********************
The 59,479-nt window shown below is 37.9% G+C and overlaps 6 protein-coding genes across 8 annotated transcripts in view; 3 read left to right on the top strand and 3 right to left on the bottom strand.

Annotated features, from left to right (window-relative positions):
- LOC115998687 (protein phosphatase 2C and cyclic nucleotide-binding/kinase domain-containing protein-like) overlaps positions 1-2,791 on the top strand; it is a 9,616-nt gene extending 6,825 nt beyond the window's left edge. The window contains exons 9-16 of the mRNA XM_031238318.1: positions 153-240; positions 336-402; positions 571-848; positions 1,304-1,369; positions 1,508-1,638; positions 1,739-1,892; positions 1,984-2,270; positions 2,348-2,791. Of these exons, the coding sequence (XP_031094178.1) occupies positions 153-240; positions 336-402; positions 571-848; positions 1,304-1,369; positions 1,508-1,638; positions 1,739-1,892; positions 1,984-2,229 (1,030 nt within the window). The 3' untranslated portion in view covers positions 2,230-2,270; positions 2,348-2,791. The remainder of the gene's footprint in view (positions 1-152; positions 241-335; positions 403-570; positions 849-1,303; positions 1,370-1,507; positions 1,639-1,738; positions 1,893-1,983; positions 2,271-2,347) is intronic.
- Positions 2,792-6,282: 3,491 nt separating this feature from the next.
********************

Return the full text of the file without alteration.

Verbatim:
The 59,479-nt window shown below is 37.9% G+C and overlaps 6 protein-coding genes across 8 annotated transcripts in view; 3 read left to right on the top strand and 3 right to left on the bottom strand.

Annotated features, from left to right (window-relative positions):
- LOC115998687 (protein phosphatase 2C and cyclic nucleotide-binding/kinase domain-containing protein-like) overlaps positions 1-2,791 on the top strand; it is a 9,616-nt gene extending 6,825 nt beyond the window's left edge. The window contains exons 9-16 of the mRNA XM_031238318.1: positions 153-240; positions 336-402; positions 571-848; positions 1,304-1,369; positions 1,508-1,638; positions 1,739-1,892; positions 1,984-2,270; positions 2,348-2,791. Of these exons, the coding sequence (XP_031094178.1) occupies positions 153-240; positions 336-402; positions 571-848; positions 1,304-1,369; positions 1,508-1,638; positions 1,739-1,892; positions 1,984-2,229 (1,030 nt within the window). The 3' untranslated portion in view covers positions 2,230-2,270; positions 2,348-2,791. The remainder of the gene's footprint in view (positions 1-152; positions 241-335; positions 403-570; positions 849-1,303; positions 1,370-1,507; positions 1,639-1,738; positions 1,893-1,983; positions 2,271-2,347) is intronic.
- Positions 2,792-6,282: 3,491 nt separating this feature from the next.